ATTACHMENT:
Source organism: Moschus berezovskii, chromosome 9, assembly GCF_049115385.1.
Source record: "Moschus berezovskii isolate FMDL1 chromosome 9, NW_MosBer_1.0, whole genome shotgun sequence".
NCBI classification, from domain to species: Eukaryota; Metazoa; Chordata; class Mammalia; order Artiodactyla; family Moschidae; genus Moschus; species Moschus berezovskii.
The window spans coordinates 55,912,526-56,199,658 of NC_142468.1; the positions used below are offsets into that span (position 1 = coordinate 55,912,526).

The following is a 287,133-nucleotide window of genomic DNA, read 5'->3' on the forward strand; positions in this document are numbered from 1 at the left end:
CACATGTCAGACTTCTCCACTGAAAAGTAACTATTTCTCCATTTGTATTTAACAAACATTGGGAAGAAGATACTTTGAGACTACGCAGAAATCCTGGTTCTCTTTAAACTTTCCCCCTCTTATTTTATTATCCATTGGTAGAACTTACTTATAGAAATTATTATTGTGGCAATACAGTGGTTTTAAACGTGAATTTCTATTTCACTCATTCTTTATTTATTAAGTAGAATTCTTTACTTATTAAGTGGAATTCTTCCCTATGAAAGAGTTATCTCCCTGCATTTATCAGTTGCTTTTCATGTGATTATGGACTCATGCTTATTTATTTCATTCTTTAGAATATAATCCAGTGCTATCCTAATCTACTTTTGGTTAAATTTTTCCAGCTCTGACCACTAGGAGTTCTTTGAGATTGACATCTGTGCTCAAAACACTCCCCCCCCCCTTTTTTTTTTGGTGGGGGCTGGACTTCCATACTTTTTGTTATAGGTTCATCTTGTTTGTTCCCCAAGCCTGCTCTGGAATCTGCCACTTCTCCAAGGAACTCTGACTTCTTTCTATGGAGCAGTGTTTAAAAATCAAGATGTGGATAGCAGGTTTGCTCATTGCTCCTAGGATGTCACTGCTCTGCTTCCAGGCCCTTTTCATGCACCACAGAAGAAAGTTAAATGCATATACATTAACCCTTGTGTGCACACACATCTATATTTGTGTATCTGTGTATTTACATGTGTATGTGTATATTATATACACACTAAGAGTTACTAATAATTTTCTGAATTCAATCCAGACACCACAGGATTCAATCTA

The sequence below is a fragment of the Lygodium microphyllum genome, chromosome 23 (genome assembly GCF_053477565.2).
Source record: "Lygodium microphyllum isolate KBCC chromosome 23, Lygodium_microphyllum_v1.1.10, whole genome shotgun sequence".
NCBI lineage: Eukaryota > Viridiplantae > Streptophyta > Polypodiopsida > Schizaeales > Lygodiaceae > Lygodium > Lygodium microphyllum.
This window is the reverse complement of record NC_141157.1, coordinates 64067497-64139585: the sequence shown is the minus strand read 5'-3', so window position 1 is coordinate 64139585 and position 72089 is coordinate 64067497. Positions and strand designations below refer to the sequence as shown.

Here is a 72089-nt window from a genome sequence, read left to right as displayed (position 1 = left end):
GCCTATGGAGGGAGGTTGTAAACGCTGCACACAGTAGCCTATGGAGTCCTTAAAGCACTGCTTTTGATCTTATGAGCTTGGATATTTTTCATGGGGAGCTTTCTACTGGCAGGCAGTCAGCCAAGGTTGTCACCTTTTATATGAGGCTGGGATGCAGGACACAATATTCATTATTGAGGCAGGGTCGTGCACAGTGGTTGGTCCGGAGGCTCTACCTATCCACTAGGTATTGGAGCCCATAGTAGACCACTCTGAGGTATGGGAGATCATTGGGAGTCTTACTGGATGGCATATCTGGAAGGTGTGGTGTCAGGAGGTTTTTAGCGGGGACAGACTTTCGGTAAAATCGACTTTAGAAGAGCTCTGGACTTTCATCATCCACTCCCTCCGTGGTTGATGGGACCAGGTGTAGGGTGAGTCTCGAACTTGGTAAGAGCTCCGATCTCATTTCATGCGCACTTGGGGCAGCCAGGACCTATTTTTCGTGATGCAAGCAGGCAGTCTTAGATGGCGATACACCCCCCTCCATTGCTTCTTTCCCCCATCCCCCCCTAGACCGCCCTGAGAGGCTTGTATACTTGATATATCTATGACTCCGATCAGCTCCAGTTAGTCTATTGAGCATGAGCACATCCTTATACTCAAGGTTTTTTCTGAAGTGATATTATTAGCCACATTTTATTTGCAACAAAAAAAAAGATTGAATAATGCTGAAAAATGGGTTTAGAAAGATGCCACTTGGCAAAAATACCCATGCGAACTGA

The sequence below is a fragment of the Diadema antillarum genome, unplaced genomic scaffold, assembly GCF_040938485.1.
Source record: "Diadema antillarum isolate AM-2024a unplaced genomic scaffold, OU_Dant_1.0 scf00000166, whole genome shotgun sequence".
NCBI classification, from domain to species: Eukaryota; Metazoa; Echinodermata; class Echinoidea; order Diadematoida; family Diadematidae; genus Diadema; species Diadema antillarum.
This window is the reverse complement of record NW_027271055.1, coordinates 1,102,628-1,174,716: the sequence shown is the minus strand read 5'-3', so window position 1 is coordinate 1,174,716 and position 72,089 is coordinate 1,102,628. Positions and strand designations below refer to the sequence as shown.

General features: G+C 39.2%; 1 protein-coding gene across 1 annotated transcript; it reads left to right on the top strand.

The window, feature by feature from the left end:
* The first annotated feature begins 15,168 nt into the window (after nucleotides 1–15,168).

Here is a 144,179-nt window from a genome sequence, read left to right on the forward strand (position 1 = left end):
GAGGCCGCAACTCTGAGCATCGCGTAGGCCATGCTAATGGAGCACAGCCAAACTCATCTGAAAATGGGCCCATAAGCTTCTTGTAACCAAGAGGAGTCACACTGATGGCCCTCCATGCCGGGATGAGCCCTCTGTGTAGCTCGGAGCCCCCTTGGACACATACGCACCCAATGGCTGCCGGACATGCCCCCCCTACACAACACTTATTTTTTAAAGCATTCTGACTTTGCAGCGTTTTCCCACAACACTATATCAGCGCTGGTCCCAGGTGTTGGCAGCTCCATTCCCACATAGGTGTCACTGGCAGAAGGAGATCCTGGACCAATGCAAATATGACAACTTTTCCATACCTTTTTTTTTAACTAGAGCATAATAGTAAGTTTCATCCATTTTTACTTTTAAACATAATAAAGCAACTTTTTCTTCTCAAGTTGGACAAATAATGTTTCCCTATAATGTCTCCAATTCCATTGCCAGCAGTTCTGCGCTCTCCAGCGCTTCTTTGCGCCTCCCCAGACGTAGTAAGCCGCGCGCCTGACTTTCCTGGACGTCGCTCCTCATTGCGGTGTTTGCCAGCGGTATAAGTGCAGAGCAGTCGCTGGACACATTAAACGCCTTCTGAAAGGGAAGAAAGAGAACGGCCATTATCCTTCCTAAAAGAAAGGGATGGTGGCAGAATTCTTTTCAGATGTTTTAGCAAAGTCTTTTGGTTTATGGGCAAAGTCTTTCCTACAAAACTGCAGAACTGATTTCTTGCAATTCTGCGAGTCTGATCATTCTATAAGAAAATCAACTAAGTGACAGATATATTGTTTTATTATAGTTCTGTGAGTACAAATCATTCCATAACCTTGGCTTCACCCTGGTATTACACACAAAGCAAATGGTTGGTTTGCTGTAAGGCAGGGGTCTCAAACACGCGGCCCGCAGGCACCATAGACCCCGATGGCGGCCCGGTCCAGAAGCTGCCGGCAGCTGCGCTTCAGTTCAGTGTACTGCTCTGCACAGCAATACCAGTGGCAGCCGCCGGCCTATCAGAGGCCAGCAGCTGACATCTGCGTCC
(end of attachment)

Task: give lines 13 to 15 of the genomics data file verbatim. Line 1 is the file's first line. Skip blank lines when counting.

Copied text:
The sequence below is a fragment of the Diadema antillarum genome, unplaced genomic scaffold, assembly GCF_040938485.1.
Source record: "Diadema antillarum isolate AM-2024a unplaced genomic scaffold, OU_Dant_1.0 scf00000166, whole genome shotgun sequence".
NCBI classification, from domain to species: Eukaryota; Metazoa; Echinodermata; class Echinoidea; order Diadematoida; family Diadematidae; genus Diadema; species Diadema antillarum.